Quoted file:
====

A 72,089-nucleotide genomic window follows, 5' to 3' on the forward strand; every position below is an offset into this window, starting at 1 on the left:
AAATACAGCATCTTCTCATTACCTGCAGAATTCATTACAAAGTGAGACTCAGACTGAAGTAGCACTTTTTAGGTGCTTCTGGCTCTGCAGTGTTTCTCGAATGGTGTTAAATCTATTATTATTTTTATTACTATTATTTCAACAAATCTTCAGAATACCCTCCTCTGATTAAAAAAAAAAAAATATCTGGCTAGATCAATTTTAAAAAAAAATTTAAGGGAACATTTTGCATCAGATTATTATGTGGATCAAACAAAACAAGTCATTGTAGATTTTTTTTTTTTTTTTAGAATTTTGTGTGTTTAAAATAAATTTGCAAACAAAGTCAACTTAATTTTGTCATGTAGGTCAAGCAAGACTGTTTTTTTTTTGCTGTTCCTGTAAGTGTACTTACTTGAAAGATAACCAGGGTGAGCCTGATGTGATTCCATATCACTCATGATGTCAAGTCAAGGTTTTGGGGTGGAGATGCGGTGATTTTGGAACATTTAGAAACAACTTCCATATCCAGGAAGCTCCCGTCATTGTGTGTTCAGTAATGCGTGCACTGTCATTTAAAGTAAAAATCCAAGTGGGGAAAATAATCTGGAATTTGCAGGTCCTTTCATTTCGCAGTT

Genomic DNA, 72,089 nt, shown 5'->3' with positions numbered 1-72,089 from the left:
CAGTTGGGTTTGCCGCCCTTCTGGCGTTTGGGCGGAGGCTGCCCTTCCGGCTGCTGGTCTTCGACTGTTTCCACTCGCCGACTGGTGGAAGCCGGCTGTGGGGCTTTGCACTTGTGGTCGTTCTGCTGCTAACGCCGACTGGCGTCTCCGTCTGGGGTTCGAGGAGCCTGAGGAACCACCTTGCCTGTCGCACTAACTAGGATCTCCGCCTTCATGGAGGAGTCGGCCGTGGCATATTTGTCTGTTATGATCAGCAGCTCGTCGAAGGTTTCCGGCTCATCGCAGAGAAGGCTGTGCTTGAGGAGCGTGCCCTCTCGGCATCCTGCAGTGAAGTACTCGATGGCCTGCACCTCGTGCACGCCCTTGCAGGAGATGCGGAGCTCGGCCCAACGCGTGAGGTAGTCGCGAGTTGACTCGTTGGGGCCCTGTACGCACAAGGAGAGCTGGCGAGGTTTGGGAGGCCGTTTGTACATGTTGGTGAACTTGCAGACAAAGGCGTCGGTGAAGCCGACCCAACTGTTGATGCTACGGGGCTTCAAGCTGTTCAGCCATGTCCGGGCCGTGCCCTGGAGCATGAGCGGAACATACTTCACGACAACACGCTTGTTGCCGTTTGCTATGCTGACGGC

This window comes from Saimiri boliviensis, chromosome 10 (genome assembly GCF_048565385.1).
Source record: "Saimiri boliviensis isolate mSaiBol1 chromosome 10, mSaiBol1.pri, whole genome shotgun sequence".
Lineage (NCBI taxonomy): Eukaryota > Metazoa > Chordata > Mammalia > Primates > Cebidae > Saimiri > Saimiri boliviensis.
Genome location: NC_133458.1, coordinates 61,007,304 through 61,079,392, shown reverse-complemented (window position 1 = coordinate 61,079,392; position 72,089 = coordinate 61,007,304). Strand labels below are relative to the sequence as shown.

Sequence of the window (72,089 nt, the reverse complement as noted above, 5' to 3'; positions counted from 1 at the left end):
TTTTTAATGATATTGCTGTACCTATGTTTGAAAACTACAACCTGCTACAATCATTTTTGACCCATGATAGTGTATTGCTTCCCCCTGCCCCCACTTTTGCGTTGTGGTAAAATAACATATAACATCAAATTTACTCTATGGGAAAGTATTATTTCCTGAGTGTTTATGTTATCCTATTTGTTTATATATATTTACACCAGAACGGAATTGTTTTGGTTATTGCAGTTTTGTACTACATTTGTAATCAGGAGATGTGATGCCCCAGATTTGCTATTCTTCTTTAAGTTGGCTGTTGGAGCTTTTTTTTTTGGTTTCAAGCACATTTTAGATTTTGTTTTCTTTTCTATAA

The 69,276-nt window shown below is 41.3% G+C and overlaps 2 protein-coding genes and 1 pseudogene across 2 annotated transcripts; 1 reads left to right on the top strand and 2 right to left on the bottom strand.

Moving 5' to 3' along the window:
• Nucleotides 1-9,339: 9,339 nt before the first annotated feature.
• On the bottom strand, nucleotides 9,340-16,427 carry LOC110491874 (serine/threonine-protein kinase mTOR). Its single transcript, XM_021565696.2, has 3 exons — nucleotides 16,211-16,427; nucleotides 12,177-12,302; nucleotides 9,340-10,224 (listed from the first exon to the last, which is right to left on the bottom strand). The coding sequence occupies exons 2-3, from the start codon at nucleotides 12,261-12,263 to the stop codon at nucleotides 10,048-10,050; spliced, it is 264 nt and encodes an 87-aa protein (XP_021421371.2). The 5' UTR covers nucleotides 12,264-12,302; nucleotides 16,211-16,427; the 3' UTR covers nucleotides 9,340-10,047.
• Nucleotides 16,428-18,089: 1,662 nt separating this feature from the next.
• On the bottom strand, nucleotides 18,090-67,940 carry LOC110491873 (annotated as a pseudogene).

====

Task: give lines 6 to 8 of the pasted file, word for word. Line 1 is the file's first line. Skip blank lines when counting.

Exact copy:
Source record: "Saimiri boliviensis isolate mSaiBol1 chromosome 10, mSaiBol1.pri, whole genome shotgun sequence".
Lineage (NCBI taxonomy): Eukaryota > Metazoa > Chordata > Mammalia > Primates > Cebidae > Saimiri > Saimiri boliviensis.
Genome location: NC_133458.1, coordinates 61,007,304 through 61,079,392, shown reverse-complemented (window position 1 = coordinate 61,079,392; position 72,089 = coordinate 61,007,304). Strand labels below are relative to the sequence as shown.